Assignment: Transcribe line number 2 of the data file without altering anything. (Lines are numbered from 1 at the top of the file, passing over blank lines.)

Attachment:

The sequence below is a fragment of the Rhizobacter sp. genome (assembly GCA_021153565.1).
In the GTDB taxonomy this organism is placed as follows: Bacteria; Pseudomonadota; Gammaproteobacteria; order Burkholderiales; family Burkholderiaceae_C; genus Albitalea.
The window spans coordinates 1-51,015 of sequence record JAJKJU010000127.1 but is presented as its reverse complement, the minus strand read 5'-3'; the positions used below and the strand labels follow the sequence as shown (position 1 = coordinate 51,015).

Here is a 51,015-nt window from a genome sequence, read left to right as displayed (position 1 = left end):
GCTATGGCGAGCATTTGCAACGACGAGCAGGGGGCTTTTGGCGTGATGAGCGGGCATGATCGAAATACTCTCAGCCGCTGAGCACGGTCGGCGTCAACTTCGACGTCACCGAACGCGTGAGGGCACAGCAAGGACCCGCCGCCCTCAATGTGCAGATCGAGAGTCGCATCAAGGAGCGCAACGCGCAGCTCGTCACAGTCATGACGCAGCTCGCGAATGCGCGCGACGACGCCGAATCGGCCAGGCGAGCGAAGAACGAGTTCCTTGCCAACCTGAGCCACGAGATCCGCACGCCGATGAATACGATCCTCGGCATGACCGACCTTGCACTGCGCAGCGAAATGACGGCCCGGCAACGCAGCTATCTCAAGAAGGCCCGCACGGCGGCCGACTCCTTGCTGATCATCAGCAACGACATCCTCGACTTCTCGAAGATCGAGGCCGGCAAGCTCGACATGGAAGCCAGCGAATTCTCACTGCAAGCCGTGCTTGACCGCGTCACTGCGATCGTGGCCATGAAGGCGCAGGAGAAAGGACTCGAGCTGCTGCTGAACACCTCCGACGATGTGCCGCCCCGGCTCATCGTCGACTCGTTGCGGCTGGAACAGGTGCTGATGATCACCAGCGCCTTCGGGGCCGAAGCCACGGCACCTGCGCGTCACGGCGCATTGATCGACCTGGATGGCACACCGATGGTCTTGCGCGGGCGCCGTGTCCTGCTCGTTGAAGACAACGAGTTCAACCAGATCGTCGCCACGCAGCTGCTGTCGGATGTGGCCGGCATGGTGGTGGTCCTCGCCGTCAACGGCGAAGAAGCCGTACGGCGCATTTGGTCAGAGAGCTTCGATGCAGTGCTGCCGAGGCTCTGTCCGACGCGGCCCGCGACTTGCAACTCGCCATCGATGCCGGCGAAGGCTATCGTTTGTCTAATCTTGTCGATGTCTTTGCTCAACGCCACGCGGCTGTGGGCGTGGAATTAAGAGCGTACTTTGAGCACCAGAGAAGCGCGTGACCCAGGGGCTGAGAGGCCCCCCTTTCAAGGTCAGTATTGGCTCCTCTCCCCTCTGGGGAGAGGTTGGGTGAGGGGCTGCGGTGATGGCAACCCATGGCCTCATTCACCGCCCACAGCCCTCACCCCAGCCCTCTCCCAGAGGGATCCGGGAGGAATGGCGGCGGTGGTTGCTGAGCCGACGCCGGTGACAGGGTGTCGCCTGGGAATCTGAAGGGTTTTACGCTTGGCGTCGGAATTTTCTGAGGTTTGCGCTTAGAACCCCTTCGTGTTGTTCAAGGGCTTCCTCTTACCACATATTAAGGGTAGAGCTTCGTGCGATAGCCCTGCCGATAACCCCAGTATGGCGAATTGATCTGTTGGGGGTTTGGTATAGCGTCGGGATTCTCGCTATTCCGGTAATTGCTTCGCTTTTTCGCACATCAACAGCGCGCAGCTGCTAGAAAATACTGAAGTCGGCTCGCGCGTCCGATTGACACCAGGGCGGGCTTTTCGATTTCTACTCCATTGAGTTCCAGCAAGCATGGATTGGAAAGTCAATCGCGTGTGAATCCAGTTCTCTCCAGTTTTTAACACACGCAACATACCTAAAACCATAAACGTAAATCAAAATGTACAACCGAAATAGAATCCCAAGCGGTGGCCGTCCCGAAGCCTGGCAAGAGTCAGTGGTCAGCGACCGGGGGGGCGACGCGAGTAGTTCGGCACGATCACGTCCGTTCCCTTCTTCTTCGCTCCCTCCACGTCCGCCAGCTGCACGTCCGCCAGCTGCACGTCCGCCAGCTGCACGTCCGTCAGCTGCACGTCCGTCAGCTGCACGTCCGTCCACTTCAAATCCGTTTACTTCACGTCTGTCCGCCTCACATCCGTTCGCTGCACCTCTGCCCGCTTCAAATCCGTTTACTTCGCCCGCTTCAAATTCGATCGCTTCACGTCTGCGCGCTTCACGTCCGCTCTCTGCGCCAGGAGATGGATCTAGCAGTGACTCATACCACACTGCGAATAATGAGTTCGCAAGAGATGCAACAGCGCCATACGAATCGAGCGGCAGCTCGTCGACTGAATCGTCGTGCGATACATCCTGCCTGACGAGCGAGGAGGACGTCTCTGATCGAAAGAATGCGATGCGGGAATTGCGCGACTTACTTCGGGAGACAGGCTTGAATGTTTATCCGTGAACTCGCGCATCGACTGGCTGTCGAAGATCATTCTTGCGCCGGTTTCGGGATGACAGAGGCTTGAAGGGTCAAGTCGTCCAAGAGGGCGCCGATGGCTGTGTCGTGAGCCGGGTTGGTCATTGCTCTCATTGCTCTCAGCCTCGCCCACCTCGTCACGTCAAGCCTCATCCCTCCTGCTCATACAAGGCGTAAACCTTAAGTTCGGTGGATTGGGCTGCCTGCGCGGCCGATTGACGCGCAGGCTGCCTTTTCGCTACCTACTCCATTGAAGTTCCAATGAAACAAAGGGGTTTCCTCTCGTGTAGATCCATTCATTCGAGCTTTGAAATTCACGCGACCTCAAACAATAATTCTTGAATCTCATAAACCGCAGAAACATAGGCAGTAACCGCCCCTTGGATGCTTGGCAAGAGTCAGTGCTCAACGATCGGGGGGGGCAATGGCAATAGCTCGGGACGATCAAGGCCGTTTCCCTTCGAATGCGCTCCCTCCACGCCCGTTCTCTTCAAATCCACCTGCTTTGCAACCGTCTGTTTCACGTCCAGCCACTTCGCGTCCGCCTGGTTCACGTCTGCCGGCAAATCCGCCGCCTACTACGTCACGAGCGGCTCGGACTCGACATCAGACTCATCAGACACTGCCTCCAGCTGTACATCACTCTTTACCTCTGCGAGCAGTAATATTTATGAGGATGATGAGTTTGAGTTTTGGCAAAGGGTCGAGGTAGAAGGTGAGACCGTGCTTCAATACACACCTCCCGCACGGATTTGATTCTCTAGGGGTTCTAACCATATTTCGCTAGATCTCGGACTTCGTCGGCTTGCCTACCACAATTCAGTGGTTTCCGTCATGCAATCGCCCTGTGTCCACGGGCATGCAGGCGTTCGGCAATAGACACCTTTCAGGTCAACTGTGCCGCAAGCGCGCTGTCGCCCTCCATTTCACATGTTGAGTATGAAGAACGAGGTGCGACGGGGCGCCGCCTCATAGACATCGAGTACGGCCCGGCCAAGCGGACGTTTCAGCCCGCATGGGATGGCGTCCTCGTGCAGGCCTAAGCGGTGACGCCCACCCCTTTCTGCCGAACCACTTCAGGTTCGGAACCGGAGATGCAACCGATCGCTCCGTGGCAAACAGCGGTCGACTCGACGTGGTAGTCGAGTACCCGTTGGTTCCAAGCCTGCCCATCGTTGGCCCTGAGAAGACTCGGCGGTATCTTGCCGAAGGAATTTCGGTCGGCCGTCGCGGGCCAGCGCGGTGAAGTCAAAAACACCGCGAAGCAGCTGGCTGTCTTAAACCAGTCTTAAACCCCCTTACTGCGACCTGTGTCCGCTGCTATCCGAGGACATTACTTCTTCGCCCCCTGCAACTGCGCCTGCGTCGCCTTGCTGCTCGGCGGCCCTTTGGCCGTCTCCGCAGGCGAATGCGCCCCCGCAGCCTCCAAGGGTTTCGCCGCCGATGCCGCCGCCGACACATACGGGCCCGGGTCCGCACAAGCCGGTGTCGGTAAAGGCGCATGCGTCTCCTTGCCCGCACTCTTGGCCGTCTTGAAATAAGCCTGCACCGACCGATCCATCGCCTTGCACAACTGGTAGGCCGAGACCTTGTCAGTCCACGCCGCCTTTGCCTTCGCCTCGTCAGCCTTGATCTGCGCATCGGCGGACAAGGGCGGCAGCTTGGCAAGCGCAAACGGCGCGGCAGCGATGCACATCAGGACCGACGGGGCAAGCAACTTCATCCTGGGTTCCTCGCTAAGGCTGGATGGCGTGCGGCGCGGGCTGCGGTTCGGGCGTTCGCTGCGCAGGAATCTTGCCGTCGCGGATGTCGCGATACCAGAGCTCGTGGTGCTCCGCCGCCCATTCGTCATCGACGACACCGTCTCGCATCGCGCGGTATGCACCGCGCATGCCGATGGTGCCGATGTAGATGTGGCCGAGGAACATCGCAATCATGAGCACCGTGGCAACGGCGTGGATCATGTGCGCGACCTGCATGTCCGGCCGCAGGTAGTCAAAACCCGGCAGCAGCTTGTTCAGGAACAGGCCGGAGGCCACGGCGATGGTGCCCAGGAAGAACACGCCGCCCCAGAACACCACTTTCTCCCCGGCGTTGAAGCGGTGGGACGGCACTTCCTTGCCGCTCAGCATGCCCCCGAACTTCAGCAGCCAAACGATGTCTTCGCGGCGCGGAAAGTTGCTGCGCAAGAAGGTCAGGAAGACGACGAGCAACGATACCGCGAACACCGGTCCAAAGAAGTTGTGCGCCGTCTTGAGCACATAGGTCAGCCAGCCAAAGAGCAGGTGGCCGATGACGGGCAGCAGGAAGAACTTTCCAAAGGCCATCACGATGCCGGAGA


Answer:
In the GTDB taxonomy this organism is placed as follows: Bacteria; Pseudomonadota; Gammaproteobacteria; order Burkholderiales; family Burkholderiaceae_C; genus Albitalea.